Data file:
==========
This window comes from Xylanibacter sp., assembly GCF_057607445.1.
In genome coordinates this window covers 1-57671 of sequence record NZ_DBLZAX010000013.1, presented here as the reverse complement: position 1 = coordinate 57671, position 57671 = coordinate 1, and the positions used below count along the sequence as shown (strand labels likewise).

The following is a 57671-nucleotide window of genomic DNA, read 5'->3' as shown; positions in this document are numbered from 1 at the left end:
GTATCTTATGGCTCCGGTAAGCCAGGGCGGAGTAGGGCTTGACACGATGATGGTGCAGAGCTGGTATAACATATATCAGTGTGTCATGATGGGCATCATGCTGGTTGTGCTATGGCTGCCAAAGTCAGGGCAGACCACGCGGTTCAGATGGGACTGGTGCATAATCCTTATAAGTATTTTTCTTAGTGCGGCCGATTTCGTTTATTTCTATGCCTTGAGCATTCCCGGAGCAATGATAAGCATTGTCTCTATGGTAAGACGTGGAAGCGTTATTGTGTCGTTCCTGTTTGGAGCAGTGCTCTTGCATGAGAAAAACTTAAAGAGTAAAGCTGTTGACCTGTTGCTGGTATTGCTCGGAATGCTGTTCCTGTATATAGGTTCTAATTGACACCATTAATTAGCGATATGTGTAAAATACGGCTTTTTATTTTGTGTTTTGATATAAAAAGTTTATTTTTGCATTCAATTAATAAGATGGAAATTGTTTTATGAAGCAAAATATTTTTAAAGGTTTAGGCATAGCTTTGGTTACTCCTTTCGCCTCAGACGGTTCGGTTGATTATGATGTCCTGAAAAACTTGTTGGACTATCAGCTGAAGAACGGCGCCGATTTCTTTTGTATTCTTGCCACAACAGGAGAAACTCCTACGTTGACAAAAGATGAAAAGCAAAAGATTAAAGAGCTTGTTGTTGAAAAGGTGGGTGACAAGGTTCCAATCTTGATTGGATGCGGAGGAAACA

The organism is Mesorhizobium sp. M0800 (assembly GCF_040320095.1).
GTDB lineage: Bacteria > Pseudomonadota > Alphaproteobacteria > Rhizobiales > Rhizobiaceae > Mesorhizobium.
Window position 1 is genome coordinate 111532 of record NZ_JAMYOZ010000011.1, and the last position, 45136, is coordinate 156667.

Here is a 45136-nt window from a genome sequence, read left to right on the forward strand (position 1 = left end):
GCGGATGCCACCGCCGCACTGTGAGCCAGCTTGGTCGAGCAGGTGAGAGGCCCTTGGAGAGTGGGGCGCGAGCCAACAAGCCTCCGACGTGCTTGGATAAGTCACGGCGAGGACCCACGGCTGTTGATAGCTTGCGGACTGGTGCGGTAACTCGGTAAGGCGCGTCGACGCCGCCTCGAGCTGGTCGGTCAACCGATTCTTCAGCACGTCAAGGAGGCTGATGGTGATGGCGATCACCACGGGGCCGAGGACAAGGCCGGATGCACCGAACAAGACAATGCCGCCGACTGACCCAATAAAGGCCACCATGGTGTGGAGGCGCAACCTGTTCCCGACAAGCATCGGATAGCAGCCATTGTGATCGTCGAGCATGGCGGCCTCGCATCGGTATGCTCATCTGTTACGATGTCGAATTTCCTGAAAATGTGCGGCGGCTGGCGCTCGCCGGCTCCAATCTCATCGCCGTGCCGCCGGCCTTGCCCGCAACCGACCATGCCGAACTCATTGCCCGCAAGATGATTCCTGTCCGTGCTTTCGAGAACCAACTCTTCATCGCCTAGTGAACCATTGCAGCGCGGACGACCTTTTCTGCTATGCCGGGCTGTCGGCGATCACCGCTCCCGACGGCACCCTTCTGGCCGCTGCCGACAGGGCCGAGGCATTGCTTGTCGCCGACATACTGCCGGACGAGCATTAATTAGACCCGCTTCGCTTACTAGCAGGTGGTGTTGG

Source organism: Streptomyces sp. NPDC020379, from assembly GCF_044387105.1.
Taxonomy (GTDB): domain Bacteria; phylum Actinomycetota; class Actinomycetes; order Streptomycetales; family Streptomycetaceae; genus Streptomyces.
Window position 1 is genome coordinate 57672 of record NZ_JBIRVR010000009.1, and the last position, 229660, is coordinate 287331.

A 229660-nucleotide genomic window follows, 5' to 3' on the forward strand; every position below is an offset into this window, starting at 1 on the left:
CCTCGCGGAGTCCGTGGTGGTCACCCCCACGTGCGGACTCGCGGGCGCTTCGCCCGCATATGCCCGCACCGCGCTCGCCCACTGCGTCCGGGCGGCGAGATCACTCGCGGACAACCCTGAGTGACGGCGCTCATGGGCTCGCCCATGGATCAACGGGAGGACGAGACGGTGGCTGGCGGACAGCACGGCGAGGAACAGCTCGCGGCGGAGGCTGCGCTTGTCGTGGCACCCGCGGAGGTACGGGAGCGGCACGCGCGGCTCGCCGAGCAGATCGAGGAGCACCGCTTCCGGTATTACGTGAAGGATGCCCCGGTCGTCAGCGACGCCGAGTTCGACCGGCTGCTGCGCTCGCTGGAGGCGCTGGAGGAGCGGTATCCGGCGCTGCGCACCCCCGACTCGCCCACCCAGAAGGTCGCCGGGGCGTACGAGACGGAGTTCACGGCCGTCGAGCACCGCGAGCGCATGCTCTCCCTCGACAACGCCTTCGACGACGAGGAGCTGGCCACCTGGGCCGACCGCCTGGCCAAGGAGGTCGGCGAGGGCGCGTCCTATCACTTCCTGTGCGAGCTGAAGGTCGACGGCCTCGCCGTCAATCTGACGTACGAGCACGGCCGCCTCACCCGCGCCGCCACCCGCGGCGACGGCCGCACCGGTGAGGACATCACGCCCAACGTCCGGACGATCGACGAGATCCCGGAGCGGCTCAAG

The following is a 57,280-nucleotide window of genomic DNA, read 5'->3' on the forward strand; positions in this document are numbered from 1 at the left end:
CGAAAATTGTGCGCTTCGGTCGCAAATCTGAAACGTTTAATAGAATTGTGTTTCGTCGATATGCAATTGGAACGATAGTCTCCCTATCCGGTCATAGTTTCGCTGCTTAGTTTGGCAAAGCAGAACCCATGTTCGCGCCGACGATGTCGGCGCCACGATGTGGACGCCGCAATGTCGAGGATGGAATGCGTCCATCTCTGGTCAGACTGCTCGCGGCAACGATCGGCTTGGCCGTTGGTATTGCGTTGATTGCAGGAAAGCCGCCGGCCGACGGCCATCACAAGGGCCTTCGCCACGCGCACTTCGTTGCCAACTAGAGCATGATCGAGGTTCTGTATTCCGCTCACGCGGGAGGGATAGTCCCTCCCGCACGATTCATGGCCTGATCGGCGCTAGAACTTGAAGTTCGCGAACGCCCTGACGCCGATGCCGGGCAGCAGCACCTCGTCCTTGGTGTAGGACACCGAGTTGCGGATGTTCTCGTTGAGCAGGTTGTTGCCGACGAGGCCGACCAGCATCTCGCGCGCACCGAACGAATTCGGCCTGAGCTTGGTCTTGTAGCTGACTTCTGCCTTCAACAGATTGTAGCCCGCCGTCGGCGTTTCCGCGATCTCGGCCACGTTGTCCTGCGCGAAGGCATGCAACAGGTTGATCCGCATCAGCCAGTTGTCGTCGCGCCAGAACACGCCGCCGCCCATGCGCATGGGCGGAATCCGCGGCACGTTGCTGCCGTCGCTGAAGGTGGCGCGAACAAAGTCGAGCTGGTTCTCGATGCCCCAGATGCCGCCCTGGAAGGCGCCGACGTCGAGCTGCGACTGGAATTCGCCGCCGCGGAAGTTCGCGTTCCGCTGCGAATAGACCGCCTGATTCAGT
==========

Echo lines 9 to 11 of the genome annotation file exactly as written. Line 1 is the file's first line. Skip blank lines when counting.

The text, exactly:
GCGGATGCCACCGCCGCACTGTGAGCCAGCTTGGTCGAGCAGGTGAGAGGCCCTTGGAGAGTGGGGCGCGAGCCAACAAGCCTCCGACGTGCTTGGATAAGTCACGGCGAGGACCCACGGCTGTTGATAGCTTGCGGACTGGTGCGGTAACTCGGTAAGGCGCGTCGACGCCGCCTCGAGCTGGTCGGTCAACCGATTCTTCAGCACGTCAAGGAGGCTGATGGTGATGGCGATCACCACGGGGCCGAGGACAAGGCCGGATGCACCGAACAAGACAATGCCGCCGACTGACCCAATAAAGGCCACCATGGTGTGGAGGCGCAACCTGTTCCCGACAAGCATCGGATAGCAGCCATTGTGATCGTCGAGCATGGCGGCCTCGCATCGGTATGCTCATCTGTTACGATGTCGAATTTCCTGAAAATGTGCGGCGGCTGGCGCTCGCCGGCTCCAATCTCATCGCCGTGCCGCCGGCCTTGCCCGCAACCGACCATGCCGAACTCATTGCCCGCAAGATGATTCCTGTCCGTGCTTTCGAGAACCAACTCTTCATCGCCTAGTGAACCATTGCAGCGCGGACGACCTTTTCTGCTATGCCGGGCTGTCGGCGATCACCGCTCCCGACGGCACCCTTCTGGCCGCTGCCGACAGGGCCGAGGCATTGCTTGTCGCCGACATACTGCCGGACGAGCATTAATTAGACCCGCTTCGCTTACTAGCAGGTGGTGTTGG

Source organism: Streptomyces sp. NPDC020379, from assembly GCF_044387105.1.
Taxonomy (GTDB): domain Bacteria; phylum Actinomycetota; class Actinomycetes; order Streptomycetales; family Streptomycetaceae; genus Streptomyces.